Identifying the convective and stratiform rainfall regimes using stable isotopic measurement
- 1Centre for Climate Change Research, Indian Institute of Tropical Meteorology, Ministry of Earth Sciences, Pune – 411008, India
- 2Department of Atmospheric and Space Sciences, Savitribai Phule Pune University, Pune – 411007, India
- 3Indian Institute of Tropical Meteorology, Ministry of Earth Sciences, Pune – 411008, India
- 4Department of Ocean Studies and Marine Biology, Pondicherry University, Port Blair – 744112, India
- 5Department of Environmental Science, Tezpur University, Tezpur – 784028, India
It still remains an intriguing question in weather and climate research on identifying the convective rainfall from stratiform. In a future warmer climate, this will be important to know to predict the changing pattern of rain intensity and distribution and to plan an efficient usage of water resources. Although quite a few methods have been proposed to address this question, such as cloud top temperature value, height-integrated ice and cloud water paths, brightness temperature, drop size distribution etc., the fidelity and validity of those vary widely, and hence their applicability remains limited. In this work, we propose a method to identify these two rainfall regimes using a combination of surface and remote sensing measurements. We collected the rainwater samples daily at Port Blair, Sagar and Tezpur in India as part of a project CRP F31006, funded by the International Atomic Energy Agency (IAEA). We measured the 18O content in these collected rainwater samples by measuring its fractionation (δ18O) using a Triple Isotope Water Analyzer by Los Gatos Research, USA. Among these sites, Port Blair is an island on the Bay of Bengal near the tropics, Sagar is an inland location in central India's dry, arid climate and Tezpur is located in the wet and heavily forested northeast India. Whereas Port Blair is situated very close to the tropics, Sagar and Tezpur are closer to the subtropics. The dual-frequency precipitation radar in the global precipitation measurement (GPM) program provides the convective and stratiform rainfall records by looking at radar reflectivities. We utilize these records to estimate the area-averaged stratiform rainfall fraction over each of these locations. We find that the relation between rain intensity and stratiform rainfall fraction can be represented by a logarithmic regression, whereas, the relation between δ18O and rain intensity can be represented by linear regression. However, the logarithmic regression weakens with latitude, and, the slope of the linear relation changes from slightly negative to slightly positive. The three sites considered here are located under different environmental conditions (oceanic to continental, semi-arid to forest, southwest to northeast monsoon zones, etc.) and house different vegetation types. To better understand the underlying processes governing such relations, we also study the impact of different meteorological variables in regulating these relations. Based on our study, the δ18O can be used as a proxy to identify the relative contributions of convective and stratiform rain types in the total rainfall over a region.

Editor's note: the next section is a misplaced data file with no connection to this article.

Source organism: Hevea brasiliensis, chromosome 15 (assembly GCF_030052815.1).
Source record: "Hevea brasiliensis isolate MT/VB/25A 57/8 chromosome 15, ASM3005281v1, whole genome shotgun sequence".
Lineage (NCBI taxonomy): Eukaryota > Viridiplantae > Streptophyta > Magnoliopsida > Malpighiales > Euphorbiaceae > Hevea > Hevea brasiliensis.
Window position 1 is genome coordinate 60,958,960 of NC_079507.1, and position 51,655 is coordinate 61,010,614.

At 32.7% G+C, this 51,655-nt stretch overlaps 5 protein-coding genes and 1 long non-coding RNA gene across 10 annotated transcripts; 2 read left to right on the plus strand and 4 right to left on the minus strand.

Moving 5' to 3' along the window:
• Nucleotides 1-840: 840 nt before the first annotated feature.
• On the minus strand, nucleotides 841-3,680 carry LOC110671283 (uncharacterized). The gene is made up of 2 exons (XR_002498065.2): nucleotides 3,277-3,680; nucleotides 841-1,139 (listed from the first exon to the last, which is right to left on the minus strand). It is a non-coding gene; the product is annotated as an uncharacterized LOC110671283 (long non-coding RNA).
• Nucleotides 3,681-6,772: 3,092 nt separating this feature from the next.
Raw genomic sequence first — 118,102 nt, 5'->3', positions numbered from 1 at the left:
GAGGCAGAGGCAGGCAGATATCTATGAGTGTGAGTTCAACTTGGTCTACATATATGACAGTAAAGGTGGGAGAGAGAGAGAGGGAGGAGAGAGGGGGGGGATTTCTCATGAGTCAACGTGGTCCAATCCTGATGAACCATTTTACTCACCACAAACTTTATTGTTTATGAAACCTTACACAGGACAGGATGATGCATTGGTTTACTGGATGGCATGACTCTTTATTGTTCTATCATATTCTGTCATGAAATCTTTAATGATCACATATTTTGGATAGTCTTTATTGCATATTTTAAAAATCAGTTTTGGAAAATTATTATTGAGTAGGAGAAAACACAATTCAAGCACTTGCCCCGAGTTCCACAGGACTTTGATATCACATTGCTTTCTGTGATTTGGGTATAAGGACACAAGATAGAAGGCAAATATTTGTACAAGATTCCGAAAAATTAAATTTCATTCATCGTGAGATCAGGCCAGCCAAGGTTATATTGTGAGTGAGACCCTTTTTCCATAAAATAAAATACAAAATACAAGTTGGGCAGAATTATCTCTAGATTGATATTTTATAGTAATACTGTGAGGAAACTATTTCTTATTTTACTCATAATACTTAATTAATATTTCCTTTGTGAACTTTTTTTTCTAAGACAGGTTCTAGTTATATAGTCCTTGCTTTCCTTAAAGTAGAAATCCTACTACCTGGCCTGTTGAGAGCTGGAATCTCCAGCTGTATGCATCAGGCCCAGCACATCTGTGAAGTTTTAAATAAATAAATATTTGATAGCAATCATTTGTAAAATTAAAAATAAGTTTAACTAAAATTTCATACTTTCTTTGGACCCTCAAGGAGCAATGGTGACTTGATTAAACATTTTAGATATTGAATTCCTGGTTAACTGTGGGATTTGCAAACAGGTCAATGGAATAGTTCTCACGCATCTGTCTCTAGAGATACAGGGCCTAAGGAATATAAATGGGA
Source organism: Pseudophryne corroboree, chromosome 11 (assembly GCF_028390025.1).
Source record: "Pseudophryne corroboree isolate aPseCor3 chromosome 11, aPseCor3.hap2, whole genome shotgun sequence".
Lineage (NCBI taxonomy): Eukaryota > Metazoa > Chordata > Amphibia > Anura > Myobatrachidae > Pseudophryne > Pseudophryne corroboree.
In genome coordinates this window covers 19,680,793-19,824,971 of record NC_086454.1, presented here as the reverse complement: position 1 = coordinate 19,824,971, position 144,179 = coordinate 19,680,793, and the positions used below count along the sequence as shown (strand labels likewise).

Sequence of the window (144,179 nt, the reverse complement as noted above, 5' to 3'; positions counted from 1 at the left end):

How to cite: Deb Burman, P. K., Chakraborty, S., Datye, A., Choudhury, A., Mujumdar, M., Mohan, P., Gogoi, N., Trivedi, R., Sarma, D., Bora, A., and Trivedi, N.: Identifying the convective and stratiform rainfall regimes using stable isotopic measurement , EGU General Assembly 2023, Vienna, Austria, 24–28 Apr 2023, EGU23-14988, https://doi.org/10.5194/egusphere-egu23-14988, 2023.